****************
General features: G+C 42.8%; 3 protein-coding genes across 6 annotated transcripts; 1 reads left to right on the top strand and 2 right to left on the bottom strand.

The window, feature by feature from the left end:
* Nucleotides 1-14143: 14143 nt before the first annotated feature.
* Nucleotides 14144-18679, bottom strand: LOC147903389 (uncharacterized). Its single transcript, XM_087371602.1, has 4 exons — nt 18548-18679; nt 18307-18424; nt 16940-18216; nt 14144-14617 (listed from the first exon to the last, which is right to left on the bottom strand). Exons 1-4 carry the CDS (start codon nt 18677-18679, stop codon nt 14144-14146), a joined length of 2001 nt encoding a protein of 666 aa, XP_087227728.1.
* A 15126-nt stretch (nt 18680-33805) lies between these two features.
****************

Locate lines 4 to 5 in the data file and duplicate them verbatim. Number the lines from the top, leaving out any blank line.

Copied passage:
* Nucleotides 14144-18679, bottom strand: LOC147903389 (uncharacterized). Its single transcript, XM_087371602.1, has 4 exons — nt 18548-18679; nt 18307-18424; nt 16940-18216; nt 14144-14617 (listed from the first exon to the last, which is right to left on the bottom strand). Exons 1-4 carry the CDS (start codon nt 18677-18679, stop codon nt 14144-14146), a joined length of 2001 nt encoding a protein of 666 aa, XP_087227728.1.
* A 15126-nt stretch (nt 18680-33805) lies between these two features.